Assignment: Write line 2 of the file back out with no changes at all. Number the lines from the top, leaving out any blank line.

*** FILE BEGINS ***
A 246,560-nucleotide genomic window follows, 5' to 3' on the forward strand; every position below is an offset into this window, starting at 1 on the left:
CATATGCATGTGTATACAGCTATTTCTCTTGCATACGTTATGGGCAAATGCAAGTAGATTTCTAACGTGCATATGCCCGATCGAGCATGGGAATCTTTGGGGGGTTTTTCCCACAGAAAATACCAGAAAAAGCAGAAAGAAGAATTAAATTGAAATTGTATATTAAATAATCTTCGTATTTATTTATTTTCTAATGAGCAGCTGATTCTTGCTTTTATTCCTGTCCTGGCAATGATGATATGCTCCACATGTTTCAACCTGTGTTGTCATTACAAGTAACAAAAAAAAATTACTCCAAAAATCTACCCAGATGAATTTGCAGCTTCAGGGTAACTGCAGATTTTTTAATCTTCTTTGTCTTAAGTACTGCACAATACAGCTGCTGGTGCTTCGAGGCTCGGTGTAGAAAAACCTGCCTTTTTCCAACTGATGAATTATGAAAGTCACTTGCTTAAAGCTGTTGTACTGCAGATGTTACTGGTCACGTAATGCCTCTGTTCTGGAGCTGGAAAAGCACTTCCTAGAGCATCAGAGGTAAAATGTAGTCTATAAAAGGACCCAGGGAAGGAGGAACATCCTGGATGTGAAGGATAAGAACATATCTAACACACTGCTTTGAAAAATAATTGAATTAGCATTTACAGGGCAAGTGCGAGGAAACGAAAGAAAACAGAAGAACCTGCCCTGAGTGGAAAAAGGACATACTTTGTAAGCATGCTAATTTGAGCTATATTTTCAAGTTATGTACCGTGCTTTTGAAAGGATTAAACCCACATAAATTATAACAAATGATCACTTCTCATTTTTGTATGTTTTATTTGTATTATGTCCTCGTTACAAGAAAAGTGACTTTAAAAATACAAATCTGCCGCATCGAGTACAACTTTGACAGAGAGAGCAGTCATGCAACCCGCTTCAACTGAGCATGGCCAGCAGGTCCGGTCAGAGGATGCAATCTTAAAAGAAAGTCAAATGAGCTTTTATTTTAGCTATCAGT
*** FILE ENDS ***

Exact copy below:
CATATGCATGTGTATACAGCTATTTCTCTTGCATACGTTATGGGCAAATGCAAGTAGATTTCTAACGTGCATATGCCCGATCGAGCATGGGAATCTTTGGGGGGTTTTTCCCACAGAAAATACCAGAAAAAGCAGAAAGAAGAATTAAATTGAAATTGTATATTAAATAATCTTCGTATTTATTTATTTTCTAATGAGCAGCTGATTCTTGCTTTTATTCCTGTCCTGGCAATGATGATATGCTCCACATGTTTCAACCTGTGTTGTCATTACAAGTAACAAAAAAAAATTACTCCAAAAATCTACCCAGATGAATTTGCAGCTTCAGGGTAACTGCAGATTTTTTAATCTTCTTTGTCTTAAGTACTGCACAATACAGCTGCTGGTGCTTCGAGGCTCGGTGTAGAAAAACCTGCCTTTTTCCAACTGATGAATTATGAAAGTCACTTGCTTAAAGCTGTTGTACTGCAGATGTTACTGGTCACGTAATGCCTCTGTTCTGGAGCTGGAAAAGCACTTCCTAGAGCATCAGAGGTAAAATGTAGTCTATAAAAGGACCCAGGGAAGGAGGAACATCCTGGATGTGAAGGATAAGAACATATCTAACACACTGCTTTGAAAAATAATTGAATTAGCATTTACAGGGCAAGTGCGAGGAAACGAAAGAAAACAGAAGAACCTGCCCTGAGTGGAAAAAGGACATACTTTGTAAGCATGCTAATTTGAGCTATATTTTCAAGTTATGTACCGTGCTTTTGAAAGGATTAAACCCACATAAATTATAACAAATGATCACTTCTCATTTTTGTATGTTTTATTTGTATTATGTCCTCGTTACAAGAAAAGTGACTTTAAAAATACAAATCTGCCGCATCGAGTACAACTTTGACAGAGAGAGCAGTCATGCAACCCGCTTCAACTGAGCATGGCCAGCAGGTCCGGTCAGAGGATGCAATCTTAAAAGAAAGTCAAATGAGCTTTTATTTTAGCTATCAGT